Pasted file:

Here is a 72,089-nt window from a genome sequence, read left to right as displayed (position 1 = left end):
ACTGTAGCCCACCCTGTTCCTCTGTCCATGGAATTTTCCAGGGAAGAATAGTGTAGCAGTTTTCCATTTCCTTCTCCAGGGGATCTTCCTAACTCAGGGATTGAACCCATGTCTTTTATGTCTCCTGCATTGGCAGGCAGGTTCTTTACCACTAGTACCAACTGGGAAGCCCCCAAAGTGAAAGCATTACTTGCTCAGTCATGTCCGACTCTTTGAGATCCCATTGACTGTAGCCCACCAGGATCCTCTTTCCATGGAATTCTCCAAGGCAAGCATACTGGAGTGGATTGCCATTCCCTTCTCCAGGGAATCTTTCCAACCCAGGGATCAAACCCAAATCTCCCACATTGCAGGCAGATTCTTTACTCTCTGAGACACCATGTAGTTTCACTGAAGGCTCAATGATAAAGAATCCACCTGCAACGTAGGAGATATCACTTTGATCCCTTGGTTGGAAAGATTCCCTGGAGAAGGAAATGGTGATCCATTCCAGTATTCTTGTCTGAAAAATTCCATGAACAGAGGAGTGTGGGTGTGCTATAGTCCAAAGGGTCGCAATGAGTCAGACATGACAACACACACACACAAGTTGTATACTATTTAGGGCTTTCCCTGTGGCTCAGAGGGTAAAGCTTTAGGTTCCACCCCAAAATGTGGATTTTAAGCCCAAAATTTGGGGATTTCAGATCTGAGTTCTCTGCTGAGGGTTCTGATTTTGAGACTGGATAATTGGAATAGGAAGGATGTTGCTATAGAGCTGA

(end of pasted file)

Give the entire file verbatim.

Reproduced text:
Here is a 72,089-nt window from a genome sequence, read left to right as displayed (position 1 = left end):
ACTGTAGCCCACCCTGTTCCTCTGTCCATGGAATTTTCCAGGGAAGAATAGTGTAGCAGTTTTCCATTTCCTTCTCCAGGGGATCTTCCTAACTCAGGGATTGAACCCATGTCTTTTATGTCTCCTGCATTGGCAGGCAGGTTCTTTACCACTAGTACCAACTGGGAAGCCCCCAAAGTGAAAGCATTACTTGCTCAGTCATGTCCGACTCTTTGAGATCCCATTGACTGTAGCCCACCAGGATCCTCTTTCCATGGAATTCTCCAAGGCAAGCATACTGGAGTGGATTGCCATTCCCTTCTCCAGGGAATCTTTCCAACCCAGGGATCAAACCCAAATCTCCCACATTGCAGGCAGATTCTTTACTCTCTGAGACACCATGTAGTTTCACTGAAGGCTCAATGATAAAGAATCCACCTGCAACGTAGGAGATATCACTTTGATCCCTTGGTTGGAAAGATTCCCTGGAGAAGGAAATGGTGATCCATTCCAGTATTCTTGTCTGAAAAATTCCATGAACAGAGGAGTGTGGGTGTGCTATAGTCCAAAGGGTCGCAATGAGTCAGACATGACAACACACACACACAAGTTGTATACTATTTAGGGCTTTCCCTGTGGCTCAGAGGGTAAAGCTTTAGGTTCCACCCCAAAATGTGGATTTTAAGCCCAAAATTTGGGGATTTCAGATCTGAGTTCTCTGCTGAGGGTTCTGATTTTGAGACTGGATAATTGGAATAGGAAGGATGTTGCTATAGAGCTGA